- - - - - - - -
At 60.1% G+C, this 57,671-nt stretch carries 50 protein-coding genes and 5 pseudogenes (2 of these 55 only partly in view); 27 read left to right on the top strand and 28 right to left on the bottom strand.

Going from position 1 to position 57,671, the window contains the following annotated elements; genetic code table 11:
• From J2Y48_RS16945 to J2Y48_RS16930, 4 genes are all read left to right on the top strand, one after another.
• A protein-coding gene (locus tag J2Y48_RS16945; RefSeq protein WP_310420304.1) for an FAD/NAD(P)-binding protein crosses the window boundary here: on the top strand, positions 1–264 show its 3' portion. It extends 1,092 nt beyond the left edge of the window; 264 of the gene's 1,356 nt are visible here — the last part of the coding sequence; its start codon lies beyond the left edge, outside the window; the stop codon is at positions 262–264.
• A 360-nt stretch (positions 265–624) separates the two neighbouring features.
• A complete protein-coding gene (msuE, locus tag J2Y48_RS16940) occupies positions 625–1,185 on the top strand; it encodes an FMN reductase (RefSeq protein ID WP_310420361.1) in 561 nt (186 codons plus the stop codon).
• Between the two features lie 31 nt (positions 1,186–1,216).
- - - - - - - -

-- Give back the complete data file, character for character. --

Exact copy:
At 60.1% G+C, this 57,671-nt stretch carries 50 protein-coding genes and 5 pseudogenes (2 of these 55 only partly in view); 27 read left to right on the top strand and 28 right to left on the bottom strand.

Going from position 1 to position 57,671, the window contains the following annotated elements; genetic code table 11:
• From J2Y48_RS16945 to J2Y48_RS16930, 4 genes are all read left to right on the top strand, one after another.
• A protein-coding gene (locus tag J2Y48_RS16945; RefSeq protein WP_310420304.1) for an FAD/NAD(P)-binding protein crosses the window boundary here: on the top strand, positions 1–264 show its 3' portion. It extends 1,092 nt beyond the left edge of the window; 264 of the gene's 1,356 nt are visible here — the last part of the coding sequence; its start codon lies beyond the left edge, outside the window; the stop codon is at positions 262–264.
• A 360-nt stretch (positions 265–624) separates the two neighbouring features.
• A complete protein-coding gene (msuE, locus tag J2Y48_RS16940) occupies positions 625–1,185 on the top strand; it encodes an FMN reductase (RefSeq protein ID WP_310420361.1) in 561 nt (186 codons plus the stop codon).
• Between the two features lie 31 nt (positions 1,186–1,216).